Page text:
In Search of Fantasy Baseball Value – Where’s Cano? March 14, 2014  |  gregsauce


Robinson Cano


Finding value in a fantasy baseball draft is a lot like spotting Waldo in the chaotic crowds of the books that bear his name. You just have to know what to look for. Instead of searching for striped caps and sweaters, we look at advanced stats that might attribute a poor 2013 season to bad luck. Instead of scouring the page for Waldo’s signature cane or glasses, we attempt to forecast breakouts based on age and minor league track record.

My most recent chase for fantasy value started with a question: Is Robinson Cano worth a first-round pick? A predictable and relatable follow-up question immediately followed: Is Jason Kipnis worth a second-rounder? After numerous revisions to my rankings and a few mock drafts (tune into the stream sometime, by the way), my gut told me the real value at second base was in the middle and late rounds. I wrote about playing the waiting game at second base last season and I believe that strategy still holds water. The second basemen beyond the top-3 or -4 again seem homogenous in terms of the statistics we are expecting from them. More importantly, the drop-off from the “elite” guys to the likes of Aaron Hill, Brett Lawrie, Chase Utley, and Jedd Gyorko doesn’t seem as steep as the slide down the rankings at third base and shortstop (first base is loaded, same as it ever was).

I wanted some form of statistical proof for my hypothesis, so I chased value down a rabbit hole, deep into Spreadsheetland. What follows is a fairly crackpot attempt to find correlations between ADP, auction values, and statistical values based on numbers from last season. Was all this data mined from a single online source? Of course it wasn’t! On the lies/damned lies/statistics Venn diagram, the findings on my spreadsheet belong firmly between statistics and damned lies. With that warning out of the way, let’s jump to some dangerous conclusions.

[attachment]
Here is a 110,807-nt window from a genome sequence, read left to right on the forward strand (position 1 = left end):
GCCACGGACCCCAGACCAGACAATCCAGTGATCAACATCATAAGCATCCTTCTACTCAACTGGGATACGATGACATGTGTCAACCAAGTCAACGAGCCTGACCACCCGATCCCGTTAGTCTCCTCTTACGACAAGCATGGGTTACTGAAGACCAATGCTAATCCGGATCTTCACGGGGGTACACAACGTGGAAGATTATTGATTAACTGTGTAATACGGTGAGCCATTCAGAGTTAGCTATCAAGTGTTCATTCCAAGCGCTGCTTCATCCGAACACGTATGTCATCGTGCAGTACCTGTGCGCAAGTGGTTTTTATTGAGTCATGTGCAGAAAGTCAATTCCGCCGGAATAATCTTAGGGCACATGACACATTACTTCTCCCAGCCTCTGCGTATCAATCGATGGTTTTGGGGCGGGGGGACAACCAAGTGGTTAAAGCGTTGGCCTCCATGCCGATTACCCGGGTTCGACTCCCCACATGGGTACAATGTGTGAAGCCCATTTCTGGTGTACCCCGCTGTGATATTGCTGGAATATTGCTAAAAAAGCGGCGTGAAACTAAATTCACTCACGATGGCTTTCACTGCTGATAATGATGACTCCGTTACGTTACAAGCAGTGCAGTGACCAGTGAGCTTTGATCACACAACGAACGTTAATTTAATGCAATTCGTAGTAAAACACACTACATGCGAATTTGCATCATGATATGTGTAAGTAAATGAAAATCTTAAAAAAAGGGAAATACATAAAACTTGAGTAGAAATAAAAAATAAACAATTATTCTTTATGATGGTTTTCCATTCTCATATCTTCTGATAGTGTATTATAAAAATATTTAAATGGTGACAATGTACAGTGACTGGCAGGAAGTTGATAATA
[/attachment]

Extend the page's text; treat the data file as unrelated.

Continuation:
Actually, let’s start with a dangerous set of omissions and assumptions:

1. This exercise paid literally zero attention to outfielders and pitchers. Sorry, but my army of typewriter monkeys would strike if I made them look up and key in the ADPs, auction values, and player rater values of the top-80 outfielders or top-120 pitchers.

2. In an effort to avoid negative numbers and/or dividing by zero, if a player rater value was zero or less, I set it to 0.01.

3. Similarly, if a player’s auction value was listed at $0 or less, I set it to $0.1.

4. In my analysis, players with eligibility at multiple positions were confined to the position(s) where they are most likely to be slotted in an active roster. This applies primarily to catchers with first base eligibility.

All data was gathered on 3/6/2014 or 3/7/2014. The ADP data I used from is an amalgam of ADP data from Yahoo, ESPN, CBS, NFBC, and MockDraftCentral. The auction values, also from, are a consensus of dollar values from 8 experts. The player rater values are from ESPN. Here’s the spreadsheet for all your downloading needs:


Auct-PR Comp

Now that you’ve got the spreadsheet open, what are you looking at?

• In the center of the page, I’ve ranked each position in terms of auction dollar value. Those positional tables also include the players’ 2014 ADP and 2013 ESPN player rater value. Lastly, these tables calculate each player’s player rater points per auction dollar. Yes, it’s a little weird to mix 2013 performance with projected 2014 value. Eric Sogard is weird too, but we all got behind him for #FaceOfMLB, didn’t we?

• The right side of the page slots each player into a draft round based on ADP for a 12-team league (outfielders and pitchers are absent, as noted earlier). This allows us to compare players of similar snake-draft value at different positions. The average player rater and PR/$ values for each round are also calculated here. Note that some rounds, like the 3rd and 8th, only feature a couple non-OF, non-P players. As always, beware small sample sizes.